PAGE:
Oil and gas producer Whiting Petroleum (WLL.N) on Wednesday reported a surprise quarterly loss, announced a 33% job cut and asset sales as a lack of natural gas infrastructure hits prices.
Construction of new oil and gas pipelines in the United States has failed to keep pace with output, which has more than doubled over the past three years in the country that is now the world’s largest oil producer.
Since gas cannot be stored in tanks or transported by truck or train, any excess has to either burned or re-injected into the ground, burning a hole in producers’ pocket.
In the second quarter, average realized prices for oil fell about 2%, while it dropped 64% for natural gas.
Whiting, which expects the infrastructure constraints to continue through the year, said it had cut about 254 positions and expects to save about $50 million in costs annually.
The company said it will take a one-time charge of about $8 million in the third quarter from the restructuring.
The job cuts come as investors press producers to cut spending and pull back on drilling in favor of share buybacks and dividends.
Whiting also cut its full-year production forecast to between 45 million barrels of oil equivalent (boe) and 46.5 million boe, from its prior forecast of 46.7 million boe to 47.7 million boe, as the company agreed to sell $53 million of non-operated properties, producing 703 boe per day.
Production in the reported quarter rose only about 1% to 127,870 boepd, with oil production being hit by about 3,000 barrels per day from the infrastructure constraints.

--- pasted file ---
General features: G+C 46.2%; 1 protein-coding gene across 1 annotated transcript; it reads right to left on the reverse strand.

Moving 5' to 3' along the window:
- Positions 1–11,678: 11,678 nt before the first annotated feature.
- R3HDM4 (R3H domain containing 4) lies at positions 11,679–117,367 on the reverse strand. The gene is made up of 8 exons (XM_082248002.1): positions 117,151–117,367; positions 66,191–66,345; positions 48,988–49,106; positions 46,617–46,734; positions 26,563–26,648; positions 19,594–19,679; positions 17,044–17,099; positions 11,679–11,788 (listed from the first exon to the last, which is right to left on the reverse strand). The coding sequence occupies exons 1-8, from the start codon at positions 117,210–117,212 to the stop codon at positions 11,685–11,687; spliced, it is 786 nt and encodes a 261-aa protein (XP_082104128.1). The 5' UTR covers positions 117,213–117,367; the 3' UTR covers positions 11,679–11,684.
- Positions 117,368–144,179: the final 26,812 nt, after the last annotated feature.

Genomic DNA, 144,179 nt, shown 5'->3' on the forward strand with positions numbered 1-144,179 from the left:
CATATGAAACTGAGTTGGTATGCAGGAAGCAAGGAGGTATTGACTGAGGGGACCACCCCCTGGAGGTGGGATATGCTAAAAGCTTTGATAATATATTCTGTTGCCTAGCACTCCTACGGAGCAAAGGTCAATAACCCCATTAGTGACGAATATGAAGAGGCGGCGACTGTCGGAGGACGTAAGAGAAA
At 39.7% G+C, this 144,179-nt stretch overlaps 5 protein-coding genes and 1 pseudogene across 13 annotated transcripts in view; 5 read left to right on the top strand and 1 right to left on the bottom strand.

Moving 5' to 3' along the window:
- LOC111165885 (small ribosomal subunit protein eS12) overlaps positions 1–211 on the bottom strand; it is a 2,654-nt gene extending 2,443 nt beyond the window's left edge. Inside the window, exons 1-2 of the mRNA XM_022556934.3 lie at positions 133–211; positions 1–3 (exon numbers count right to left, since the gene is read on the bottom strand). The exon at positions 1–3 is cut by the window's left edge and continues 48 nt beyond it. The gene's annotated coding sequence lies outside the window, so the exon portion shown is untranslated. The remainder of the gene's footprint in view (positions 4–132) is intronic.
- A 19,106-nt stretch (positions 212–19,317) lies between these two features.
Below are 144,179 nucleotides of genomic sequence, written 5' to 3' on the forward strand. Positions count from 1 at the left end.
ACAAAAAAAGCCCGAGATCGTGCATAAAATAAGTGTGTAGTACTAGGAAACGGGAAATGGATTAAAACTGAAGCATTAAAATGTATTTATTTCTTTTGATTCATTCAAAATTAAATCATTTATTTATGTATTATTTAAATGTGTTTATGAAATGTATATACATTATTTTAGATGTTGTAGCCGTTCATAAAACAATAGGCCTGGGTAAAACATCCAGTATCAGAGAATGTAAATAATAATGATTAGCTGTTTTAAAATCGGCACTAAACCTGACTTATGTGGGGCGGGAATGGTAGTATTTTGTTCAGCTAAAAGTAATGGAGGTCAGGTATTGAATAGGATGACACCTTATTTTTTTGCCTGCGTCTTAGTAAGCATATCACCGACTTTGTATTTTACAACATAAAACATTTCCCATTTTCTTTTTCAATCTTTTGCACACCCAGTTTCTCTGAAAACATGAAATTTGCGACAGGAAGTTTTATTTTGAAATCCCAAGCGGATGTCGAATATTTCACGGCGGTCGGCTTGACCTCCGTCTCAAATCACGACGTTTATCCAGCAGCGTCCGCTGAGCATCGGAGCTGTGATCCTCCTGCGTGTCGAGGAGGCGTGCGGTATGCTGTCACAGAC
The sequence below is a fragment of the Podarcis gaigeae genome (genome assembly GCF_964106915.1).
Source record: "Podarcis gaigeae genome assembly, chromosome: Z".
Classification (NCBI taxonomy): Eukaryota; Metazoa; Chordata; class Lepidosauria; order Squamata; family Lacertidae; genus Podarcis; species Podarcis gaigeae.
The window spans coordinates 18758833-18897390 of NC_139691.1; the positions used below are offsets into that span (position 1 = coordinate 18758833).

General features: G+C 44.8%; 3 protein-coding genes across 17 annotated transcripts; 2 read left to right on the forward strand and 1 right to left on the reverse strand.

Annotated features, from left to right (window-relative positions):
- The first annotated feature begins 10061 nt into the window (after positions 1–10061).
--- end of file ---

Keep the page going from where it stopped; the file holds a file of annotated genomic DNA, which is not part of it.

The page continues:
Whiting’s shares fell 15% after it posted a loss of 28 cents per share, compared to analysts’ estimates for a profit of 30 cents.
Fellow shale producer Concho Resources (CXO.N), also hit by lower crude and natural gas prices, reported profit below analysts’ estimates for the third straight quarter on Wednesday.
Concho, which operates in the Delaware and Midland basins, said total production rose 43.5% to 328,681 boepd, while prices fell 12.9% per barrel of oil equivalent.
On an adjusted basis, the company earned 69 cents per share, missing analysts’ estimates of 75 cents, and sending shares down 8.4% in extended trading.
Concho also said it will enter a joint venture with Solaris Water Midstream LLC, where Solaris will manage Concho’s produced water gathering, transportation, disposal and recycling for about 1.6 million acres located primarily in Eddy County, New Mexico.